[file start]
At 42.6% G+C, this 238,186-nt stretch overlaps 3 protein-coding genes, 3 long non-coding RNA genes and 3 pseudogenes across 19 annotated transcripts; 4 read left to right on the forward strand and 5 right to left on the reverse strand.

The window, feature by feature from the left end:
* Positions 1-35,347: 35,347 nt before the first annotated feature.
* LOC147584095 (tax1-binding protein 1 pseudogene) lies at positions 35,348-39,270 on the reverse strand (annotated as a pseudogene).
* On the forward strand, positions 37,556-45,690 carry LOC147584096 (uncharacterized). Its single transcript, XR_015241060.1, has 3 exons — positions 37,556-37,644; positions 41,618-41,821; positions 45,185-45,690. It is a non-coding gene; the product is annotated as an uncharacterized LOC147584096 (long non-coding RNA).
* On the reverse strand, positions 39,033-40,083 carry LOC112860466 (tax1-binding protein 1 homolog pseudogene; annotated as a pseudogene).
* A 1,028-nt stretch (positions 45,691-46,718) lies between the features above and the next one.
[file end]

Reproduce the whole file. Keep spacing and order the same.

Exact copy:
At 42.6% G+C, this 238,186-nt stretch overlaps 3 protein-coding genes, 3 long non-coding RNA genes and 3 pseudogenes across 19 annotated transcripts; 4 read left to right on the forward strand and 5 right to left on the reverse strand.

The window, feature by feature from the left end:
* Positions 1-35,347: 35,347 nt before the first annotated feature.
* LOC147584095 (tax1-binding protein 1 pseudogene) lies at positions 35,348-39,270 on the reverse strand (annotated as a pseudogene).
* On the forward strand, positions 37,556-45,690 carry LOC147584096 (uncharacterized). Its single transcript, XR_015241060.1, has 3 exons — positions 37,556-37,644; positions 41,618-41,821; positions 45,185-45,690. It is a non-coding gene; the product is annotated as an uncharacterized LOC147584096 (long non-coding RNA).
* On the reverse strand, positions 39,033-40,083 carry LOC112860466 (tax1-binding protein 1 homolog pseudogene; annotated as a pseudogene).
* A 1,028-nt stretch (positions 45,691-46,718) lies between the features above and the next one.